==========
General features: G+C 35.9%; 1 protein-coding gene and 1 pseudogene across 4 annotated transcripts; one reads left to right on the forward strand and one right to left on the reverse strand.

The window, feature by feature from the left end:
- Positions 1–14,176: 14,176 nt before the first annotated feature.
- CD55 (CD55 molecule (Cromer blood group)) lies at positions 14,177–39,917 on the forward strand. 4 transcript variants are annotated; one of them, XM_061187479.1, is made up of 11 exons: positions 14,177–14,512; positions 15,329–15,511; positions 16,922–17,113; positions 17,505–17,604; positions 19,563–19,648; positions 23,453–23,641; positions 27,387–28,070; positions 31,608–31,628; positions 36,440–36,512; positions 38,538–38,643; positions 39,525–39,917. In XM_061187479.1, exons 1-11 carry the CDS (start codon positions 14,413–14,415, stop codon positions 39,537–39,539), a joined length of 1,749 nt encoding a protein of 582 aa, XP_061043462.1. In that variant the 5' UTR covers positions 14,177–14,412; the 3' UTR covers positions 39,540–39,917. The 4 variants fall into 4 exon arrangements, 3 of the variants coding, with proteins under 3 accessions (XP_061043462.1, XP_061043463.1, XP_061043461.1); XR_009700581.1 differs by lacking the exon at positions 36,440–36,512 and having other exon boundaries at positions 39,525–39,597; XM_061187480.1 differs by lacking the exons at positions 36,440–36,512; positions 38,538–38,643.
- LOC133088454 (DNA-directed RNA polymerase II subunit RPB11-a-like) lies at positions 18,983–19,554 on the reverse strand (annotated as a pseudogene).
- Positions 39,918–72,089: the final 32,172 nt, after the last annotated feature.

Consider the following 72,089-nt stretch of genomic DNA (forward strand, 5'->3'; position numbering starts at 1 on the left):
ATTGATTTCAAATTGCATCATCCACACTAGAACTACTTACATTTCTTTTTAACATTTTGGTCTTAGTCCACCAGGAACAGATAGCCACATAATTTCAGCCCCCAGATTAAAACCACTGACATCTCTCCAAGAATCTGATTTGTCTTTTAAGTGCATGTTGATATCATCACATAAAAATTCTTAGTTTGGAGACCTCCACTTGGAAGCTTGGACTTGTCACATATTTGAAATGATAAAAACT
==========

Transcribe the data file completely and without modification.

General features: G+C 35.9%; 1 protein-coding gene and 1 pseudogene across 4 annotated transcripts; one reads left to right on the forward strand and one right to left on the reverse strand.

The window, feature by feature from the left end:
- Positions 1–14,176: 14,176 nt before the first annotated feature.
- CD55 (CD55 molecule (Cromer blood group)) lies at positions 14,177–39,917 on the forward strand. 4 transcript variants are annotated; one of them, XM_061187479.1, is made up of 11 exons: positions 14,177–14,512; positions 15,329–15,511; positions 16,922–17,113; positions 17,505–17,604; positions 19,563–19,648; positions 23,453–23,641; positions 27,387–28,070; positions 31,608–31,628; positions 36,440–36,512; positions 38,538–38,643; positions 39,525–39,917. In XM_061187479.1, exons 1-11 carry the CDS (start codon positions 14,413–14,415, stop codon positions 39,537–39,539), a joined length of 1,749 nt encoding a protein of 582 aa, XP_061043462.1. In that variant the 5' UTR covers positions 14,177–14,412; the 3' UTR covers positions 39,540–39,917. The 4 variants fall into 4 exon arrangements, 3 of the variants coding, with proteins under 3 accessions (XP_061043462.1, XP_061043463.1, XP_061043461.1); XR_009700581.1 differs by lacking the exon at positions 36,440–36,512 and having other exon boundaries at positions 39,525–39,597; XM_061187480.1 differs by lacking the exons at positions 36,440–36,512; positions 38,538–38,643.
- LOC133088454 (DNA-directed RNA polymerase II subunit RPB11-a-like) lies at positions 18,983–19,554 on the reverse strand (annotated as a pseudogene).
- Positions 39,918–72,089: the final 32,172 nt, after the last annotated feature.

Consider the following 72,089-nt stretch of genomic DNA (forward strand, 5'->3'; position numbering starts at 1 on the left):
ATTGATTTCAAATTGCATCATCCACACTAGAACTACTTACATTTCTTTTTAACATTTTGGTCTTAGTCCACCAGGAACAGATAGCCACATAATTTCAGCCCCCAGATTAAAACCACTGACATCTCTCCAAGAATCTGATTTGTCTTTTAAGTGCATGTTGATATCATCACATAAAAATTCTTAGTTTGGAGACCTCCACTTGGAAGCTTGGACTTGTCACATATTTGAAATGATAAAAACT